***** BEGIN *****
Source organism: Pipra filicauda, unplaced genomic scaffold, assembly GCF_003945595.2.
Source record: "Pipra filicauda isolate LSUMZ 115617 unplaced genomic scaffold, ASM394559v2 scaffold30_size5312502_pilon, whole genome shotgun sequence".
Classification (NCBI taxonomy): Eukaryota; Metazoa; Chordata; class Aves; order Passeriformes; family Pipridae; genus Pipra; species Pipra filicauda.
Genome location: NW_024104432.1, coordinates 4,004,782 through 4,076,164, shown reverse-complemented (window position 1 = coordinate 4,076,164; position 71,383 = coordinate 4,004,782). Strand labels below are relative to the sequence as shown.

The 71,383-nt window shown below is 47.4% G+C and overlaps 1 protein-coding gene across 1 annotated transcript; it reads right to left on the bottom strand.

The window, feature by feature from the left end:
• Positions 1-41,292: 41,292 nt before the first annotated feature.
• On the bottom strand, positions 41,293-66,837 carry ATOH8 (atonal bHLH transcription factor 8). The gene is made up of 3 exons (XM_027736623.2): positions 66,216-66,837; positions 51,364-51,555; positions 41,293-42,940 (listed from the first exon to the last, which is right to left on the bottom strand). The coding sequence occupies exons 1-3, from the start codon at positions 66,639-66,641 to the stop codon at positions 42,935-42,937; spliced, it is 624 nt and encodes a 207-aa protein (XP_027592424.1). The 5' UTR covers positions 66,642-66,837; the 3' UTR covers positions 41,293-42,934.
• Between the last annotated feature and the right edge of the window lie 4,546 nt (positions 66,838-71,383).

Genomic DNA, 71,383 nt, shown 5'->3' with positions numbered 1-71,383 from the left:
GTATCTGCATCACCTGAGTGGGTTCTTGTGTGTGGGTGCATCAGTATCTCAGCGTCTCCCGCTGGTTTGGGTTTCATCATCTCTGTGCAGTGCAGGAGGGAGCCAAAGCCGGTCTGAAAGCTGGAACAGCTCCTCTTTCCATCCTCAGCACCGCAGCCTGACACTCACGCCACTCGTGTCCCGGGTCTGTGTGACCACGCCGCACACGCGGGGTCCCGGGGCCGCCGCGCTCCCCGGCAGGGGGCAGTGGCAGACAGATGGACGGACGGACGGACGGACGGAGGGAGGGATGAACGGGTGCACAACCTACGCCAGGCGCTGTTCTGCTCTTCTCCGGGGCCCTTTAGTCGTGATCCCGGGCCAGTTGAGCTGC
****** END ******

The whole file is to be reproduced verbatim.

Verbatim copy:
Source organism: Pipra filicauda, unplaced genomic scaffold, assembly GCF_003945595.2.
Source record: "Pipra filicauda isolate LSUMZ 115617 unplaced genomic scaffold, ASM394559v2 scaffold30_size5312502_pilon, whole genome shotgun sequence".
Classification (NCBI taxonomy): Eukaryota; Metazoa; Chordata; class Aves; order Passeriformes; family Pipridae; genus Pipra; species Pipra filicauda.
Genome location: NW_024104432.1, coordinates 4,004,782 through 4,076,164, shown reverse-complemented (window position 1 = coordinate 4,076,164; position 71,383 = coordinate 4,004,782). Strand labels below are relative to the sequence as shown.

The 71,383-nt window shown below is 47.4% G+C and overlaps 1 protein-coding gene across 1 annotated transcript; it reads right to left on the bottom strand.

The window, feature by feature from the left end:
• Positions 1-41,292: 41,292 nt before the first annotated feature.
• On the bottom strand, positions 41,293-66,837 carry ATOH8 (atonal bHLH transcription factor 8). The gene is made up of 3 exons (XM_027736623.2): positions 66,216-66,837; positions 51,364-51,555; positions 41,293-42,940 (listed from the first exon to the last, which is right to left on the bottom strand). The coding sequence occupies exons 1-3, from the start codon at positions 66,639-66,641 to the stop codon at positions 42,935-42,937; spliced, it is 624 nt and encodes a 207-aa protein (XP_027592424.1). The 5' UTR covers positions 66,642-66,837; the 3' UTR covers positions 41,293-42,934.
• Between the last annotated feature and the right edge of the window lie 4,546 nt (positions 66,838-71,383).

Genomic DNA, 71,383 nt, shown 5'->3' with positions numbered 1-71,383 from the left:
GTATCTGCATCACCTGAGTGGGTTCTTGTGTGTGGGTGCATCAGTATCTCAGCGTCTCCCGCTGGTTTGGGTTTCATCATCTCTGTGCAGTGCAGGAGGGAGCCAAAGCCGGTCTGAAAGCTGGAACAGCTCCTCTTTCCATCCTCAGCACCGCAGCCTGACACTCACGCCACTCGTGTCCCGGGTCTGTGTGACCACGCCGCACACGCGGGGTCCCGGGGCCGCCGCGCTCCCCGGCAGGGGGCAGTGGCAGACAGATGGACGGACGGACGGACGGACGGAGGGAGGGATGAACGGGTGCACAACCTACGCCAGGCGCTGTTCTGCTCTTCTCCGGGGCCCTTTAGTCGTGATCCCGGGCCAGTTGAGCTGC